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July10, 2017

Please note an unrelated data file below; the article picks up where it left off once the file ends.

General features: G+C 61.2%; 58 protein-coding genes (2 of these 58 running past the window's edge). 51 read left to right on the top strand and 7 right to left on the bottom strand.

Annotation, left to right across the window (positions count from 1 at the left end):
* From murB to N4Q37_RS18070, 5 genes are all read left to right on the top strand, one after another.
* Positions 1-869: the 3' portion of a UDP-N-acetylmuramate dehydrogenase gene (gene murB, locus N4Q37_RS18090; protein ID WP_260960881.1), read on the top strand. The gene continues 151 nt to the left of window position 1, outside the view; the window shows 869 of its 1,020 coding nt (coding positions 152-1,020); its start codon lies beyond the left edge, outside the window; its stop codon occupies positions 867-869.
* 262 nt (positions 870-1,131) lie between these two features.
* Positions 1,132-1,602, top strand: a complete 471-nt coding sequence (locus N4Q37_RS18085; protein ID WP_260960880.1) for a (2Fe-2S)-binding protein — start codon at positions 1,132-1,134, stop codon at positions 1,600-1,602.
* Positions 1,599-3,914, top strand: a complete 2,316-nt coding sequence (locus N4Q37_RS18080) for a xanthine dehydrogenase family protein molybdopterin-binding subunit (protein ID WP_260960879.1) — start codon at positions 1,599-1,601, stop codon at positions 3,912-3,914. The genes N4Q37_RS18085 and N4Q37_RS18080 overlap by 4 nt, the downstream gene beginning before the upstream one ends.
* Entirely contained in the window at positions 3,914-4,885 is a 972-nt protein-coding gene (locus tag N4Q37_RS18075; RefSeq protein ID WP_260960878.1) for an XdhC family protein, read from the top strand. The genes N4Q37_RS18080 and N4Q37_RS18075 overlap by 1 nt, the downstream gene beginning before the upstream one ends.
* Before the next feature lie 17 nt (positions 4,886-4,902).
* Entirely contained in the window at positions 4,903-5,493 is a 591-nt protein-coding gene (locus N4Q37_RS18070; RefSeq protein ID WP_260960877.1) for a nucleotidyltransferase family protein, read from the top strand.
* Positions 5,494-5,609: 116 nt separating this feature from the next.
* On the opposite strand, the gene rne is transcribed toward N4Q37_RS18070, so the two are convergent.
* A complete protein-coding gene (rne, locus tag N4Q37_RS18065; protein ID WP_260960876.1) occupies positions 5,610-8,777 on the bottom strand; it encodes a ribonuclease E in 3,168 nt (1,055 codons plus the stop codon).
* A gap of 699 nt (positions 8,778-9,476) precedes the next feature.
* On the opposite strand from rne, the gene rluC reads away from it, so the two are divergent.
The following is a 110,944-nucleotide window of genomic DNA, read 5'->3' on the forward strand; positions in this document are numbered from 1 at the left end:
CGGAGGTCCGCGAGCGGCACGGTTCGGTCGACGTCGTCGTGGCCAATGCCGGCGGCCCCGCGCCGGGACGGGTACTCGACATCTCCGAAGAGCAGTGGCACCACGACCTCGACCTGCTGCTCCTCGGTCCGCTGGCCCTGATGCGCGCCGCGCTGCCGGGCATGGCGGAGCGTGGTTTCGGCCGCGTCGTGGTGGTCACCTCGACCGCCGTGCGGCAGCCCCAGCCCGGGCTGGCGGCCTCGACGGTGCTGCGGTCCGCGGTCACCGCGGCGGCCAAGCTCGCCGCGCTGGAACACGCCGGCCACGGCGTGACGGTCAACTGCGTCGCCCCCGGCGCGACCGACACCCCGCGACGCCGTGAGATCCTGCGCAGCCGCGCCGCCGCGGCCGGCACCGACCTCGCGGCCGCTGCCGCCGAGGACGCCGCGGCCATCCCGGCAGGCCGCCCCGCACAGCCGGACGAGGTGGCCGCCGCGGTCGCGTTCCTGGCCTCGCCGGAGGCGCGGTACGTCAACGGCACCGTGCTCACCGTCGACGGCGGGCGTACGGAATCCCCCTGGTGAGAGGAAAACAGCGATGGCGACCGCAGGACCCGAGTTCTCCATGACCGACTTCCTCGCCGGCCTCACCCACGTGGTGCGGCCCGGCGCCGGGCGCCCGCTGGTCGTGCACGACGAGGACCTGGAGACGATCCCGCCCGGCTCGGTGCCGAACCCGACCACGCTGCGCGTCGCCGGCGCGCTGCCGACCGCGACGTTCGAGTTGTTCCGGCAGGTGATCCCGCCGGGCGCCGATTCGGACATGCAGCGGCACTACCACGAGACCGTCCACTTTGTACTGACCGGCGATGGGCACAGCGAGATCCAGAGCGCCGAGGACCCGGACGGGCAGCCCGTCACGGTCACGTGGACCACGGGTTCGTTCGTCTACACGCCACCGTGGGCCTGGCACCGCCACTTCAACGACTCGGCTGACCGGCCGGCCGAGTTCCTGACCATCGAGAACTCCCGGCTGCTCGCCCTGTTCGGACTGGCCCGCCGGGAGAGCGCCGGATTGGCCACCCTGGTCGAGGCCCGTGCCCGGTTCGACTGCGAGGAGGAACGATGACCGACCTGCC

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Q&A 60 THE JOURNAL OF COMMERCE JULY 10.2017 By Colin Barrett ILLEGAL 'HOSTAGE' TAKING Q: WE USE A freight forwarder for our incoming international ship- ments. There is a dispute about one of our forwarder's recent billings, so we haven't paid that bill. Our prob- lem came about when we had a new shipment coming in. The forwarder refused to release that shipment until we had paid for the previous one, notwithstanding the ongoing dispute. Ultimately, they did release the shipment after we had paid the charges due on it (but not on the pre- vious one). However, they had held it for several days while detention charges accrued. In the past, you have written that it's improper for carriers to hold shipments "hostage" for past unpaid charges in this fashion. We feel this forwarder violated that principle of law, and are thinking about suing the forwarder for the injury their action caused us — specifically, the detention charges. The forwarder makes no bones about what they did. They acknowl- edged that our payment to them applied as we intended, that is, for the charges accruing on that shipment and not the past one. We also have emails from them basically acknowl- edging that they were holding the shipment based on our refusal to pay the disputed charges on the previous shipment. Would you please comment on the validity of our claim against them in these circumstances? A: I THINK YOU HAVE A pretty good case, assuming that you can show the detention charges resulted solely or primarily from the forwarder's refusal to release your shipment in a timely manner. The basic legal standard in the transportation industr y is that the relationship between a carrier (or, in this case, forwarder) and a shipper is strictly transactional in nature, with each individual trans- action — shipment — regarded as a separate and independent entity. Thus, as particularly applicable here, the carrier (or forwarder) is considered to have a lien on a shipment for these charges due on that particular shipment, but not those applicable to any other prior ones. (There's a limited statutory exception to this rule in California state law, though not, so far as I'm aware, the law of any other state.) In other words, so far as a carri- er's handling of any given shipment is concerned, the parties are con- sidered in law to come to each other with a clean slate between them, irrespective of what dealings they may have had with each other in the past. The carrier is forbidden from allowing residual problems left over from previous transactions to affect its behavior in fulfilling the under- taking to which it has agreed with respect to a present shipment. This forwarder basically went against the rule of law that I just described. It had a grudge against you resulting from the balance due (or at least that it considered due) on the previous shipment, and let that spill over to the more recent one. Legally, it's not allowed to do that. While I can certainly understand why it might consider its posses - sion of your goods as leverage to collect its past due bill, the law unfortunately doesn't agree with that attitude. Therefore, its action in holding up release of your shipment was legally unsupportable. Accordingly, any injury you suffered as a result of that action is properly compensable as a matter of law. What you've told me is that the delay caused you to incur detention charges on the shipment, charges that you say you would not otherwise have incurred. If you can prove this in court, you should have a valid suit against the forwarder. Even so, you may want to con- sider carefully whether you file such a suit. Pretty clearly, the forwarder quickly (well, at least fairly quickly) reconsidered it s posit ion a nd released your new shipment with- out receiving its prior charges. If you plan to continue doing business with this particular forwarder in the future, you might consider com- promising by agreeing out of court to payment of some portion of the detention charges without pursuing the rest. That might be an especially good idea if the dispute over those prior charges was resolved largely against you. That is to say, I think you've made your point with this for- warder. In the circumstances, it may be desirable, in the interest of good future business relations, for you to make an effort to give a little rather than insisting on full repara- tions. Don't, that is, stubbornly rub your (presumptive) future business partner's nose in its unfortunate mistake. JOC Consultant, author, and educator Colin Barrett is president of Barrett Transportation Consultants. Send your questions to him at 5201 Whippoorwill Lane, Johns Island, SC 29455; phone, 843 559 1277; email, Contact him to order the most recent 351-page compiled edition of past Q&A columns, published in 2010. If you plan to continue doing business with this particular forwarder in the future, you might consider compromising.

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